The excess burden of death from coronavirus COVID-19 is closer to a month than to a year
The Medium post by David Spiegelhalter from the Winton Center at Cambridge University is well written and reassuring ((see https://medium.com/wintoncentre/how-much-normal-risk-does-covid-represent-4539118e1196 and attached). It concludes that if infected with COVID-19, your risk of dying is the same as the risk of dying for the coming year from natural causes. This is true for all age groups. The article is fine except it is totally wrong. The correct conclusion is that “your risk of dying is the same as the risk for the coming MONTH from natural causes.
How can a error of ten-fold occur. The reason is that David Spiegelhalter uses the data from the highly respected center at Imperial College London (see https://www.imperial.ac.uk/media/imperial-college/medicine/sph/ide/gida-fellowships/Imperial-College-COVID19-NPI-modelling-16-03-2020.pdf and attached). The Imperial data is based on the case fatality ratio (death rate) in Wuhan and not from the other places where case fatality ratio was much lower. Of course as a case is arbitrarily defined and depends on the extent of testing, the fatality ratio is not the correct measure.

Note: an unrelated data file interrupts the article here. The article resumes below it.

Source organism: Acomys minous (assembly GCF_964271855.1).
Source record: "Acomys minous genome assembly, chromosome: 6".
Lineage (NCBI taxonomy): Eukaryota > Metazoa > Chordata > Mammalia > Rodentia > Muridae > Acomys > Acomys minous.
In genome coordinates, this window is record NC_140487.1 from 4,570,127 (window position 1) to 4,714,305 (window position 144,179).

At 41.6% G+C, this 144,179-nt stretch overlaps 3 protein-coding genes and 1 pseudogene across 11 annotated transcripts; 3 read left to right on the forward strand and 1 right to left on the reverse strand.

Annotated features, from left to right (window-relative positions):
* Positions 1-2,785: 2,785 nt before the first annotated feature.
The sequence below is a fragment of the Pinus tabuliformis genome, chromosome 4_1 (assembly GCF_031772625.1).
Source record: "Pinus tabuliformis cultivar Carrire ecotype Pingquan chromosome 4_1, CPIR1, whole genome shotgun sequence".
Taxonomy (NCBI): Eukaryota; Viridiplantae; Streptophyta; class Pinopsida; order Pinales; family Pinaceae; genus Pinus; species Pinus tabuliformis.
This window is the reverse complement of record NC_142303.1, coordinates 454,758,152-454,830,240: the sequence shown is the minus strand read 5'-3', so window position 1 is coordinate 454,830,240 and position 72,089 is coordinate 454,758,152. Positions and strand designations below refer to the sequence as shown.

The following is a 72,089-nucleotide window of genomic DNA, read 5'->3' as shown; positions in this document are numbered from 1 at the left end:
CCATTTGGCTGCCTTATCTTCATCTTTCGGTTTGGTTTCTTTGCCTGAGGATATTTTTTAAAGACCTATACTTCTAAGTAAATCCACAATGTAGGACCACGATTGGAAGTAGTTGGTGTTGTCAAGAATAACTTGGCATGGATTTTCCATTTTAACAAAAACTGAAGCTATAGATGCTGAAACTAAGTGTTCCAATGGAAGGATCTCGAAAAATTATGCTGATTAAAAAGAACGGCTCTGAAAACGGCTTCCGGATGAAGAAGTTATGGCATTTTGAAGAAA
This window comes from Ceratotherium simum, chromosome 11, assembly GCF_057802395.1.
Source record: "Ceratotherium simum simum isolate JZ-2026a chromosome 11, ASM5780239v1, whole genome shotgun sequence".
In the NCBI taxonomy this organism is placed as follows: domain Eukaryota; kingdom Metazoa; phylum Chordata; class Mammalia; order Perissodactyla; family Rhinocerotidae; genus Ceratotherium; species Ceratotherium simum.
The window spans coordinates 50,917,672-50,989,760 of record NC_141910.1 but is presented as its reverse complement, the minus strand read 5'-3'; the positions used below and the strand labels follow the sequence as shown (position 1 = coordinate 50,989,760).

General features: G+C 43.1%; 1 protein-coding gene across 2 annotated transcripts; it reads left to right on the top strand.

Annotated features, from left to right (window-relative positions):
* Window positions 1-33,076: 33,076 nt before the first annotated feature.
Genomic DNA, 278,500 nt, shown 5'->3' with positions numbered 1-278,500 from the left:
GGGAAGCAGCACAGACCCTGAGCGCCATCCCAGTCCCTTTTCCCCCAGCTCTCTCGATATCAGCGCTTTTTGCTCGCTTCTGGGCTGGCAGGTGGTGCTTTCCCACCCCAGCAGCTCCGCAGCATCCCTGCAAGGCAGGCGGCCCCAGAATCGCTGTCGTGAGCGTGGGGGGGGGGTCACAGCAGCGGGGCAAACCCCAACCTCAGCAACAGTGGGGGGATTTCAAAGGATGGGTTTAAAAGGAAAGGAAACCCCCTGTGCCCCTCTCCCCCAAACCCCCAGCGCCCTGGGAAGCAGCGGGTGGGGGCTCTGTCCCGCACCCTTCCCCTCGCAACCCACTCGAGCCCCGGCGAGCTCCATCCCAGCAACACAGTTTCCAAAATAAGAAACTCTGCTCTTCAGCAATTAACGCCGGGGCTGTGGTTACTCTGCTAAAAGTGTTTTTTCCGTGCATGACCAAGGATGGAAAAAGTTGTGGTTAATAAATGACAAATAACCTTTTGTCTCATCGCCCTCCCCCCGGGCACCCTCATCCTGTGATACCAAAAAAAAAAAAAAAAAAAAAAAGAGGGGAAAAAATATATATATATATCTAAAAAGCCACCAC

Must more helpful, is to consider the 700 people infected on the Diamond Princess. They were mostly from a group of 1,690 passengers over 65 years old. There were 7 deaths from COVID-19 all older than 75 years of age. If you take column two of the Imperial College table (below) and multiply the numbers by 7 (700 passengers, vs. 100 in a percentage count), you would expect 7x(2.2+5.1+9.3) = 116 deaths. This seems to be rather high when the real number of deaths is 7. The aged passengers on a cruise may be healthier but they were crowded together at a population density of 250,000 per square kilometer, and ‘isolated ’with shared ventilation, common dining facilities and lack of a proper hospital.
If we reduce the Imperial College Mortality by a factor of 12 we get a more reasonable 10 on the Diamond Princess deaths (compared to the 7 observed). This changes the conclusion of the excellently reasoned David Spiegelhalter article to say that the risk of dying from COVID is equivalent to the natural risk of dying in the next MONTH and not the next YEAR.
Thus, the Western World has been encouraged by their lack of responsibility coupled with uncontrolled media and academic errors to commit suicide for an excess burden of death of one month. Surely we or someone we know can do something about this!